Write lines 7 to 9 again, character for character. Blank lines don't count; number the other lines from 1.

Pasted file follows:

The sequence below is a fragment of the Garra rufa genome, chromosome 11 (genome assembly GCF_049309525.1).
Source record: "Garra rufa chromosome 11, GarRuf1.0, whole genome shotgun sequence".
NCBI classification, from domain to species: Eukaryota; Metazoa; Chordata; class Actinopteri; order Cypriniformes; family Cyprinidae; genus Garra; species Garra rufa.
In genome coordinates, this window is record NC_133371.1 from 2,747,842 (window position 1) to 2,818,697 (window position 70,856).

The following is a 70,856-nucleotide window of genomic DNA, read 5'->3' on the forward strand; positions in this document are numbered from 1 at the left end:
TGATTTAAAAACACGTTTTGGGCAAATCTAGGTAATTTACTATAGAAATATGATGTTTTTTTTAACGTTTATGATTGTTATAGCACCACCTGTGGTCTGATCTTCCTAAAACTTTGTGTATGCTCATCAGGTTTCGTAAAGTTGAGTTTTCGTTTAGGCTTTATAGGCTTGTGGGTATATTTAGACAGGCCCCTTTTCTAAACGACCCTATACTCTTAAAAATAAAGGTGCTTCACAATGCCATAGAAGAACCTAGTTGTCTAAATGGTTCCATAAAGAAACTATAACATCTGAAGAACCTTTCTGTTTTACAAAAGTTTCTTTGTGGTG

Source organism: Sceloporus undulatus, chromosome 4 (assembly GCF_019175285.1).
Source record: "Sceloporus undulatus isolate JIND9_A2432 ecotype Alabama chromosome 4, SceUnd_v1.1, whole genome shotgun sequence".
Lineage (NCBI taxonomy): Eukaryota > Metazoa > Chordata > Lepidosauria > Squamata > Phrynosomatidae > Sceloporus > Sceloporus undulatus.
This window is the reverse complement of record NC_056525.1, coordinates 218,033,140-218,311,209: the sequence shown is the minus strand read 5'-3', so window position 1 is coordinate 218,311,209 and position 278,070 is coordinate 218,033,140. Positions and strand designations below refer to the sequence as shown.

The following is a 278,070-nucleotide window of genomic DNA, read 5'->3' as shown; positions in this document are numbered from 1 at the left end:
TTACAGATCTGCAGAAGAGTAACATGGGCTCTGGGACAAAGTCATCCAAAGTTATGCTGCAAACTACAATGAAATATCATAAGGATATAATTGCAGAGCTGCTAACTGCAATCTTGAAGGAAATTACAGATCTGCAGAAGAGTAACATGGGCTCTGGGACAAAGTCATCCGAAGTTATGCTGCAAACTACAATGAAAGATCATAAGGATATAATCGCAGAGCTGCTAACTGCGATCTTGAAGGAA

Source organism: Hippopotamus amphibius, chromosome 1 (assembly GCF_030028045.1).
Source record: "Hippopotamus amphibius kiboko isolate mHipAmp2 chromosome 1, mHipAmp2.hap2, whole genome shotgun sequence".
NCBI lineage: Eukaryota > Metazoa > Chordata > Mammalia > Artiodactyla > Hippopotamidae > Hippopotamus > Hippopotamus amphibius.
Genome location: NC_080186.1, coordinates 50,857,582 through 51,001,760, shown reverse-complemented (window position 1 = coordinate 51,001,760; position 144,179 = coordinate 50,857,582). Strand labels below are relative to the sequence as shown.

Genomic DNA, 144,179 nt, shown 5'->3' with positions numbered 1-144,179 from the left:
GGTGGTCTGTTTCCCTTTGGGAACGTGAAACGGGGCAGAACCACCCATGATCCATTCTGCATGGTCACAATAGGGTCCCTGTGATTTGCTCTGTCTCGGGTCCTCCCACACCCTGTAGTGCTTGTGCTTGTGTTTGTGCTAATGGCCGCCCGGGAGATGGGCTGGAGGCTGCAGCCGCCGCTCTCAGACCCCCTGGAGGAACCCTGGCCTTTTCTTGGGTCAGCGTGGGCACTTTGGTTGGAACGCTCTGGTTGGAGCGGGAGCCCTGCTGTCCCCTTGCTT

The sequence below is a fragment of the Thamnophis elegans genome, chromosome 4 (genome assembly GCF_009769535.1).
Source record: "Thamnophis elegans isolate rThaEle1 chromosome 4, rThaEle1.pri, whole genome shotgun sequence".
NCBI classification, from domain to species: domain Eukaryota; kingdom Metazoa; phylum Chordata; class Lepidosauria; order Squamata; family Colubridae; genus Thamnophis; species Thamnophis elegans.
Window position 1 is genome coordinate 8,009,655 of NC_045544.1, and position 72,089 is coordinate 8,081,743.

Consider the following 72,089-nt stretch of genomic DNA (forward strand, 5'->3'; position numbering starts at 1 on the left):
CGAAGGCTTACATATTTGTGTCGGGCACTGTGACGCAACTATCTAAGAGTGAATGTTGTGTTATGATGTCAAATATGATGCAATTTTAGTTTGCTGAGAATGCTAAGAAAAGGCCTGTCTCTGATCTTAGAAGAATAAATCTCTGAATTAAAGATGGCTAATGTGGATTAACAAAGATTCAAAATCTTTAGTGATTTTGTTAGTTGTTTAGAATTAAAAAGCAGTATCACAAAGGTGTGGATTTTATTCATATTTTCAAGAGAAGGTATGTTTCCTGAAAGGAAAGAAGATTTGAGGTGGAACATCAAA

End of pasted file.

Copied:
Source organism: Sceloporus undulatus, chromosome 4 (assembly GCF_019175285.1).
Source record: "Sceloporus undulatus isolate JIND9_A2432 ecotype Alabama chromosome 4, SceUnd_v1.1, whole genome shotgun sequence".
Lineage (NCBI taxonomy): Eukaryota > Metazoa > Chordata > Lepidosauria > Squamata > Phrynosomatidae > Sceloporus > Sceloporus undulatus.